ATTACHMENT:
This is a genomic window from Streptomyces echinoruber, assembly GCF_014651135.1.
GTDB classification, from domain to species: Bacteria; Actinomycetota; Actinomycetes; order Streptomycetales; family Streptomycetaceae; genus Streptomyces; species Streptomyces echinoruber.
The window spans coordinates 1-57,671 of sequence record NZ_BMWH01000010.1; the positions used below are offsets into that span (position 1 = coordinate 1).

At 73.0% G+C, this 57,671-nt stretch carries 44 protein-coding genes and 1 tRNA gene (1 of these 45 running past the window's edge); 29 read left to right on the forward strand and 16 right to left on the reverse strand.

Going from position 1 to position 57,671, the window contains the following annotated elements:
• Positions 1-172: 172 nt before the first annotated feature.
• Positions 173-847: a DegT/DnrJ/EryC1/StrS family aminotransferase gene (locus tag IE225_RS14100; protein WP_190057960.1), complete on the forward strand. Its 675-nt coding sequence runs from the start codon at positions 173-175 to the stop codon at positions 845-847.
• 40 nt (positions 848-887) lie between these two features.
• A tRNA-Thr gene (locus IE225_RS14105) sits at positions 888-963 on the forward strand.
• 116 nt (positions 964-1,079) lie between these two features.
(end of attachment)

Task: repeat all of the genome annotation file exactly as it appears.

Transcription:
This is a genomic window from Streptomyces echinoruber, assembly GCF_014651135.1.
GTDB classification, from domain to species: Bacteria; Actinomycetota; Actinomycetes; order Streptomycetales; family Streptomycetaceae; genus Streptomyces; species Streptomyces echinoruber.
The window spans coordinates 1-57,671 of sequence record NZ_BMWH01000010.1; the positions used below are offsets into that span (position 1 = coordinate 1).

At 73.0% G+C, this 57,671-nt stretch carries 44 protein-coding genes and 1 tRNA gene (1 of these 45 running past the window's edge); 29 read left to right on the forward strand and 16 right to left on the reverse strand.

Going from position 1 to position 57,671, the window contains the following annotated elements:
• Positions 1-172: 172 nt before the first annotated feature.
• Positions 173-847: a DegT/DnrJ/EryC1/StrS family aminotransferase gene (locus tag IE225_RS14100; protein WP_190057960.1), complete on the forward strand. Its 675-nt coding sequence runs from the start codon at positions 173-175 to the stop codon at positions 845-847.
• 40 nt (positions 848-887) lie between these two features.
• A tRNA-Thr gene (locus IE225_RS14105) sits at positions 888-963 on the forward strand.
• 116 nt (positions 964-1,079) lie between these two features.